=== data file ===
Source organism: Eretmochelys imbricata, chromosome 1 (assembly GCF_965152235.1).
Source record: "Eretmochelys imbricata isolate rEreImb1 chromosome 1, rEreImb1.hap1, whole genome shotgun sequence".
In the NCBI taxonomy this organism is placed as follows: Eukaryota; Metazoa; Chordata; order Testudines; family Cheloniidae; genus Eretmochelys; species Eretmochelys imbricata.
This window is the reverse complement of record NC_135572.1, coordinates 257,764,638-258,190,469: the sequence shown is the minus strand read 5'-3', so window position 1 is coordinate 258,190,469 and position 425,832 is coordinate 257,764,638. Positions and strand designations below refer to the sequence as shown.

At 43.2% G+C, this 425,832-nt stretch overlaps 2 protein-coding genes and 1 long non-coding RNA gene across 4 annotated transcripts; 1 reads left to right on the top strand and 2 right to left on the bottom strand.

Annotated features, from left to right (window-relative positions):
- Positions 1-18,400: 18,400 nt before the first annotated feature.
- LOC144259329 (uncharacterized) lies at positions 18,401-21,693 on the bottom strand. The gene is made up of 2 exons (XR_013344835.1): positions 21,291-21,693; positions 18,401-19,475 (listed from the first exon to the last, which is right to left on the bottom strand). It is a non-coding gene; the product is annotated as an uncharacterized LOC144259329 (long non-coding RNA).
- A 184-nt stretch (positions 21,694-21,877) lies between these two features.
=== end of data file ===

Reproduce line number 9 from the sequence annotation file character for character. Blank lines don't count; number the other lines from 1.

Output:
- A 184-nt stretch (positions 21,694-21,877) lies between these two features.